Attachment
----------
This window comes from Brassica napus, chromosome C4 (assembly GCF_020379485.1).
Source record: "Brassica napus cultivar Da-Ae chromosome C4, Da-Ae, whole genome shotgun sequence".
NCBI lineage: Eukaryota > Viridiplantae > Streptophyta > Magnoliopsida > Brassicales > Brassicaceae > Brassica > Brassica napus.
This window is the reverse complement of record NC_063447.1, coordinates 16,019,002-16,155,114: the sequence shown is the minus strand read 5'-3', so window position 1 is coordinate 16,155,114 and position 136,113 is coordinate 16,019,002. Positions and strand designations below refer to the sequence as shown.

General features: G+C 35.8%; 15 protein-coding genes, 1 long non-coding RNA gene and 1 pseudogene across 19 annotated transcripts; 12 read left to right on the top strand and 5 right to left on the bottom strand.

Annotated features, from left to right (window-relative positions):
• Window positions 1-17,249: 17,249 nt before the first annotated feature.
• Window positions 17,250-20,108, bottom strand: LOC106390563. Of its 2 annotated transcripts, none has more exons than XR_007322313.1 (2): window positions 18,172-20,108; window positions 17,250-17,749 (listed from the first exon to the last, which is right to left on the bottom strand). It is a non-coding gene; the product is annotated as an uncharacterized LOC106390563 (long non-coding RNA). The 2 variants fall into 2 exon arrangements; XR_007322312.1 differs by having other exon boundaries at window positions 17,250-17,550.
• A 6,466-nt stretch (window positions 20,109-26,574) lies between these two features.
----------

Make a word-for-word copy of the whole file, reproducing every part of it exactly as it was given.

This window comes from Brassica napus, chromosome C4 (assembly GCF_020379485.1).
Source record: "Brassica napus cultivar Da-Ae chromosome C4, Da-Ae, whole genome shotgun sequence".
NCBI lineage: Eukaryota > Viridiplantae > Streptophyta > Magnoliopsida > Brassicales > Brassicaceae > Brassica > Brassica napus.
This window is the reverse complement of record NC_063447.1, coordinates 16,019,002-16,155,114: the sequence shown is the minus strand read 5'-3', so window position 1 is coordinate 16,155,114 and position 136,113 is coordinate 16,019,002. Positions and strand designations below refer to the sequence as shown.

General features: G+C 35.8%; 15 protein-coding genes, 1 long non-coding RNA gene and 1 pseudogene across 19 annotated transcripts; 12 read left to right on the top strand and 5 right to left on the bottom strand.

Annotated features, from left to right (window-relative positions):
• Window positions 1-17,249: 17,249 nt before the first annotated feature.
• Window positions 17,250-20,108, bottom strand: LOC106390563. Of its 2 annotated transcripts, none has more exons than XR_007322313.1 (2): window positions 18,172-20,108; window positions 17,250-17,749 (listed from the first exon to the last, which is right to left on the bottom strand). It is a non-coding gene; the product is annotated as an uncharacterized LOC106390563 (long non-coding RNA). The 2 variants fall into 2 exon arrangements; XR_007322312.1 differs by having other exon boundaries at window positions 17,250-17,550.
• A 6,466-nt stretch (window positions 20,109-26,574) lies between these two features.